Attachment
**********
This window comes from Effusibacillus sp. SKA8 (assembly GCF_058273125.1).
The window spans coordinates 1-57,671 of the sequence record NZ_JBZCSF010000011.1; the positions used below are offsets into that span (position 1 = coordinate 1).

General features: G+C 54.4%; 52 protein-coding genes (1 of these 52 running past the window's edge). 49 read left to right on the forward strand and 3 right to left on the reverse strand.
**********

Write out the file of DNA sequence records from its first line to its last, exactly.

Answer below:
This window comes from Effusibacillus sp. SKA8 (assembly GCF_058273125.1).
The window spans coordinates 1-57,671 of the sequence record NZ_JBZCSF010000011.1; the positions used below are offsets into that span (position 1 = coordinate 1).

General features: G+C 54.4%; 52 protein-coding genes (1 of these 52 running past the window's edge). 49 read left to right on the forward strand and 3 right to left on the reverse strand.